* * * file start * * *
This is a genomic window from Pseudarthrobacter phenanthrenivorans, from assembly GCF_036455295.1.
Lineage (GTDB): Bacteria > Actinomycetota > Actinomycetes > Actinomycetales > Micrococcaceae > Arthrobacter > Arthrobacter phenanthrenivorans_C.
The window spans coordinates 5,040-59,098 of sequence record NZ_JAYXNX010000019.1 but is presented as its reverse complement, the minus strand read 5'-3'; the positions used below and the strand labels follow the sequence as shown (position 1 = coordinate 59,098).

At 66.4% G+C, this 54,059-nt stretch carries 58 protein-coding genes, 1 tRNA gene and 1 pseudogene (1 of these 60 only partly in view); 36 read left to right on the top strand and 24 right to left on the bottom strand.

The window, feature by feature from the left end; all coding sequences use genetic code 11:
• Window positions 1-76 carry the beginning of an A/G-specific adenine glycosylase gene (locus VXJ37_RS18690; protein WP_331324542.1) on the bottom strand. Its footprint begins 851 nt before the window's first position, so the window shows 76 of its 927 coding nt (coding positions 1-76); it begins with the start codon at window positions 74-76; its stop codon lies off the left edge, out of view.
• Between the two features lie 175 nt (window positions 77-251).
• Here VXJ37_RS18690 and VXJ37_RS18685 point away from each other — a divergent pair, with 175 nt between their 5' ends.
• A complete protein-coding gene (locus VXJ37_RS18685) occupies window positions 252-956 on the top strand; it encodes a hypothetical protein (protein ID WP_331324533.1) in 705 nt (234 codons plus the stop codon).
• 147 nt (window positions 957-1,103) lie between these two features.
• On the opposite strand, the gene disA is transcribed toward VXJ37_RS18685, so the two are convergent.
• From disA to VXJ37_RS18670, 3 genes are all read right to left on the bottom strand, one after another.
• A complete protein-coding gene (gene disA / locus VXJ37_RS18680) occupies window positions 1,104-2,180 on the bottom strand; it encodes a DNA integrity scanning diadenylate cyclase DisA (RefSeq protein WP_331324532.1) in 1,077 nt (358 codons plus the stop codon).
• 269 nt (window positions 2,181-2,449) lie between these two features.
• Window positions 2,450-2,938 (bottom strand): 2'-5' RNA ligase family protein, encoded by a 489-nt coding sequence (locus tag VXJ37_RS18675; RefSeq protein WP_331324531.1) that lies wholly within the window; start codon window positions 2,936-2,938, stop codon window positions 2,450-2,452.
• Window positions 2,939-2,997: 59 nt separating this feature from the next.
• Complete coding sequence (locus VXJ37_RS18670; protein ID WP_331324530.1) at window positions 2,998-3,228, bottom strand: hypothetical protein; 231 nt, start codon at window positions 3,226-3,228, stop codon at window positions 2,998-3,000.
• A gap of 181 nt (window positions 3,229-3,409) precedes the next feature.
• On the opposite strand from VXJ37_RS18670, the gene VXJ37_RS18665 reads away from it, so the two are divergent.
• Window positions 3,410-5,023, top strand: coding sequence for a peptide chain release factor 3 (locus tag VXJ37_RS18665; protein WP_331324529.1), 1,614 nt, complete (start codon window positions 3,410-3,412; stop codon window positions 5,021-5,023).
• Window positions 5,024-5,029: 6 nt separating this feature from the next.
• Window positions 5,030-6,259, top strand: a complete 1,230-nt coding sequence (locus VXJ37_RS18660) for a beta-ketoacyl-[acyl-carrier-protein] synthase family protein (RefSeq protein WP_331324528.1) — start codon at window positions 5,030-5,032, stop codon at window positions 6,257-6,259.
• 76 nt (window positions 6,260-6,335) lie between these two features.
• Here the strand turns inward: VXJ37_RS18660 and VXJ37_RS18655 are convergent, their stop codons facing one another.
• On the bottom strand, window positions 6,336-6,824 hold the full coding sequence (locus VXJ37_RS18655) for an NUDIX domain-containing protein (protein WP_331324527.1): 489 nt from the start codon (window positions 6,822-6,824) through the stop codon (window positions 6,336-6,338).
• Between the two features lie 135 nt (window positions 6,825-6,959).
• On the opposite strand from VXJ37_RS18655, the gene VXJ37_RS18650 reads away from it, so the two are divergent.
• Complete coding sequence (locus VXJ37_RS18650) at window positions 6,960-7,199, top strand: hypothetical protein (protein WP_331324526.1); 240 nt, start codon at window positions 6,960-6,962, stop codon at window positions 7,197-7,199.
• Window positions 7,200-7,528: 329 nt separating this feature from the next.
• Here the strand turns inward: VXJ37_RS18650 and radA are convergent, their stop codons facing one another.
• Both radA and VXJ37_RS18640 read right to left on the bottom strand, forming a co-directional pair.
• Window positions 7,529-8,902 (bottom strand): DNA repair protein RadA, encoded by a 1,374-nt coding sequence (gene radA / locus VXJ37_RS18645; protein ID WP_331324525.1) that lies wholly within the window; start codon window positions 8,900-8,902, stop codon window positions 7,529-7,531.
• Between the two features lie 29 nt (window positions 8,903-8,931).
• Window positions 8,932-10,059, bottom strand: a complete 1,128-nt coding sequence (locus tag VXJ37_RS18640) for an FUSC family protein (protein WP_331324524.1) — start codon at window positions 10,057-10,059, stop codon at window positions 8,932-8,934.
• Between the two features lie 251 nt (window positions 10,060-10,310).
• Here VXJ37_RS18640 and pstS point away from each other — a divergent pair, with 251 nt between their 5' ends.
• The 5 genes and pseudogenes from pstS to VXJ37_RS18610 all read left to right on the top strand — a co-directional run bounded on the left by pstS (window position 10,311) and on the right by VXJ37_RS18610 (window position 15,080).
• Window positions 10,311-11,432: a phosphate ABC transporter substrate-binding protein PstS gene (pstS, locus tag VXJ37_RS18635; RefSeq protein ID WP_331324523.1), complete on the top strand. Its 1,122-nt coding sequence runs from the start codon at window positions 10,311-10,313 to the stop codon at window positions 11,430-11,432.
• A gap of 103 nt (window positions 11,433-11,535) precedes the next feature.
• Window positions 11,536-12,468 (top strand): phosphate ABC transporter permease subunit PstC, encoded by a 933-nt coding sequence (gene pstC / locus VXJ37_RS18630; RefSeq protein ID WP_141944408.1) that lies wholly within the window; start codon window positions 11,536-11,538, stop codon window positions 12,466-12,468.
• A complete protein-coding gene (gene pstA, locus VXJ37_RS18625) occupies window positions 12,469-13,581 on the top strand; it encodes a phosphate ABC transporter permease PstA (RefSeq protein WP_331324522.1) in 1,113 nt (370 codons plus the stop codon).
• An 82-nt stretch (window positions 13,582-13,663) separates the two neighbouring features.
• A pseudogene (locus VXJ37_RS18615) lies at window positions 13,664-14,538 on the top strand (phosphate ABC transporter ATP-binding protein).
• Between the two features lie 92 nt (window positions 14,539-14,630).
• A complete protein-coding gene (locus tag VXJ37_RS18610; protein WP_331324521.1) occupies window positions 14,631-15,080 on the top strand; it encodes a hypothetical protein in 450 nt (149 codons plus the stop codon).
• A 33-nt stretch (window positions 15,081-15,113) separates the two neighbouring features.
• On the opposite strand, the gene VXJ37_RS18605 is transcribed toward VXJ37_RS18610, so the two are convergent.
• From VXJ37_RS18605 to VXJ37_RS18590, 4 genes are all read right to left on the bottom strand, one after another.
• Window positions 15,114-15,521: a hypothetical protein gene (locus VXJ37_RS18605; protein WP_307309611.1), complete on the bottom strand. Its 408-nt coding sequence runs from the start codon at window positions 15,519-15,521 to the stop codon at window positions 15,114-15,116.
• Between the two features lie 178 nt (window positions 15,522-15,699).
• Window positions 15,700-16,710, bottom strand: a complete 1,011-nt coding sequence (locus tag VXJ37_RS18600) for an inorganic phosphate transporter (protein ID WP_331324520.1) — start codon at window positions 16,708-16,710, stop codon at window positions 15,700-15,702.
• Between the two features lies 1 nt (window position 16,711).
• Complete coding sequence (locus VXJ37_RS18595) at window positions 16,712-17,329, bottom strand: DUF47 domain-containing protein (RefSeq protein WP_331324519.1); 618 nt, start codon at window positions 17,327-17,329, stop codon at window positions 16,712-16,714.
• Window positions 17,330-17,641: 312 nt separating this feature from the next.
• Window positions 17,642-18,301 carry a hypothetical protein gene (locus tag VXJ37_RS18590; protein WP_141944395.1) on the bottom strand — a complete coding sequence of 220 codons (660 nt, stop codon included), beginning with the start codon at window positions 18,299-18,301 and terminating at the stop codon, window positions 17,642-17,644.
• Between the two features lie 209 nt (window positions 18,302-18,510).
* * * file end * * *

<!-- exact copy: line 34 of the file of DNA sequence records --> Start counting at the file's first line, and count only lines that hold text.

• Window positions 8,932-10,059, bottom strand: a complete 1,128-nt coding sequence (locus tag VXJ37_RS18640) for an FUSC family protein (protein WP_331324524.1) — start codon at window positions 10,057-10,059, stop codon at window positions 8,932-8,934.